Photograph by Nancie Battaglia
How to, where to hike with kids
I am not one of those people who can gaze at the Adirondack mountain summits and know them by name. I can’t boast of climbing the 46 High Peaks, let alone identify them all. I own a backpack and a pair of hiking boots—both of which I purchased when I was still listening to cassette tapes—but trekking poles and gaiters are beyond me. I can, however, spot the toad camouflaged in the leaves and the snake disguised as a tree root. I can find rocks shaped like hearts and dinosaurs in the clouds. I can pick out an adequate hiking stick and a fallen tree perfect for use as a balance beam. I can do these things because I frequently hike with kids. They taught me.
I moved to the Adirondacks in 2004. I had spent some time on Cranberry Lake growing up—my grandfather attended, taught at and directed the Ranger School in Wanakena—and my dad’s family still owns a couple of homes on the lake. Wanting to escape post-9/11 Washington DC, my boyfriend and I decided to move to where the mountains play with the lakes and rivers. We spent the first night in our new home watching a lightning storm over the mountains and we vowed to never take the beauty of the area for granted.
Fast forward five years: the boy and I got married and had two children. Suddenly I was busy with a three-year-old and an infant, and I realized we very nearly forgot about the vow. That wasn’t the worst of it—if we weren’t careful, our children would take for granted hearing frogs at night instead of cars, seeing tall mountains instead of buildings and feeling the cool river water instead of hot pavement under their feet. Things needed to change.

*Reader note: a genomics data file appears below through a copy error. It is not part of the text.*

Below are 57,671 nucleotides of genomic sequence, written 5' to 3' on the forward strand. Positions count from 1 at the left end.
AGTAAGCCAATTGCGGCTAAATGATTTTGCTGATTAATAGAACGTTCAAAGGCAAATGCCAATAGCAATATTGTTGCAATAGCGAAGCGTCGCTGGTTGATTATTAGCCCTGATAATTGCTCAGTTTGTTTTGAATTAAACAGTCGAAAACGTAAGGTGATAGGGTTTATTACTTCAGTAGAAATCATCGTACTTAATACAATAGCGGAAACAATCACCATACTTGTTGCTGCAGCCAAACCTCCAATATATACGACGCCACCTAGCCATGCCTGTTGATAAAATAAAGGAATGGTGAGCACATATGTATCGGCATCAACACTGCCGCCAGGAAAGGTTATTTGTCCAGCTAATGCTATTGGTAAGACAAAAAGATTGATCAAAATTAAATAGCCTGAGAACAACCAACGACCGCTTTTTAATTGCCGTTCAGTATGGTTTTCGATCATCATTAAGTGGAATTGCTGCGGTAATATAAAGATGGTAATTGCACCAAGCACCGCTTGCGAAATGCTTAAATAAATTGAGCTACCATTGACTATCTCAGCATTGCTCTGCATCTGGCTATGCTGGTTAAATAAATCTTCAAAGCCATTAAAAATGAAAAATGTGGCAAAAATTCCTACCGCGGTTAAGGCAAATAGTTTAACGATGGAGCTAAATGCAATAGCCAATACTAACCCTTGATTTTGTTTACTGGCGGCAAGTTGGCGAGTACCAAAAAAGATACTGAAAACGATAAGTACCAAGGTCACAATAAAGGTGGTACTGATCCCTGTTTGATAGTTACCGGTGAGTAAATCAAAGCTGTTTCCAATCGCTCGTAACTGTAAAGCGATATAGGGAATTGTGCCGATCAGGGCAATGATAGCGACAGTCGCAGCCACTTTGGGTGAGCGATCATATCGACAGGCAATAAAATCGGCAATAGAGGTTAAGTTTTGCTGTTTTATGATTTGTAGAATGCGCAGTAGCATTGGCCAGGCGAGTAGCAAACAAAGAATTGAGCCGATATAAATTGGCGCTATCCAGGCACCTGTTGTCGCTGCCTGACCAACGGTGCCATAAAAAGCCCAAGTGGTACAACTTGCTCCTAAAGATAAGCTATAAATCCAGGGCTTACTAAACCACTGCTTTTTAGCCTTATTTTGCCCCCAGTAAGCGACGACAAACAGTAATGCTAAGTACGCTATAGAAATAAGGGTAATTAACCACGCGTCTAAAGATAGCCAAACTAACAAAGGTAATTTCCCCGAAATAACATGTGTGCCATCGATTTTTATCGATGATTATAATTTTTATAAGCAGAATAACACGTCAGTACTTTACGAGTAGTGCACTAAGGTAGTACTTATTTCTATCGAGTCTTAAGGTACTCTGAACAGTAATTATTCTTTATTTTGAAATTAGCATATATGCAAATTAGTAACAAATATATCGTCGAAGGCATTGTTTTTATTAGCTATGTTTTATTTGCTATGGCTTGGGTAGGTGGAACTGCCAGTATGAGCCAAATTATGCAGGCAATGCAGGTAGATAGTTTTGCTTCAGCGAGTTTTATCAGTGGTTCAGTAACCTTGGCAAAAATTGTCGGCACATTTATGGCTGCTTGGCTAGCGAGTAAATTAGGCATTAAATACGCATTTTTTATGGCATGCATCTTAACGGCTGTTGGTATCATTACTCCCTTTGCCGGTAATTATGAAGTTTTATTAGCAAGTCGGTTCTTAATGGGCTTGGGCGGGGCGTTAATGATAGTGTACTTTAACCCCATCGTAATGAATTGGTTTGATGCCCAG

We started getting to know some families with young children. The parents of these kids had hiked the Appalachian Trail, knew the best routes to climb crazy rock faces, and took week-long kayak trips with only a paddle, a book of matches and aluminum foil. These were the families who would get us on the right track, or in this case, trail. But I was intimidated: I didn’t know where to start and I didn’t want to admit my ignorance.
In the fall of 2009, a friend invited my children and me to hike the Silver Lake Bog trail. She discovered the hike in the book Kids on the Trail! Hiking with Children in the Adirondacks by Rose Rivezzi and David Trithart. The hike was a success—and it was so simple! It involved gathering like-minded people and their kids to frolic in places they already appreciated. The experience inspired me to start a family hiking group the following year. The Kids on the Trail book guided us in the beginning, and members of the group helped expand our repertoire. Five years later, hikes have led us all over the northeastern Adirondacks, from Saranac to Keene Valley, Paul Smiths to Whallonsburg.
Our group hikes once a week—on a weekday to avoid crowds—usually starting in late May and going through the fall, until the weather gets too blustery (or, really, until we get burned out). In early May I send an email to ask what day and time works best for everyone and if there are specific trails people want to tackle in the upcoming season. I pick one day as our “hike day” and try to stick to it—consistency seems to be appreciated. Then I email the group on Sundays, indicating the hike for the week, and the day and time. I provide trailhead directions and try to give a short description of the trek, or at least provide a link with the information. If it seems like the weather may not cooperate, I’ll set up possible alternative days.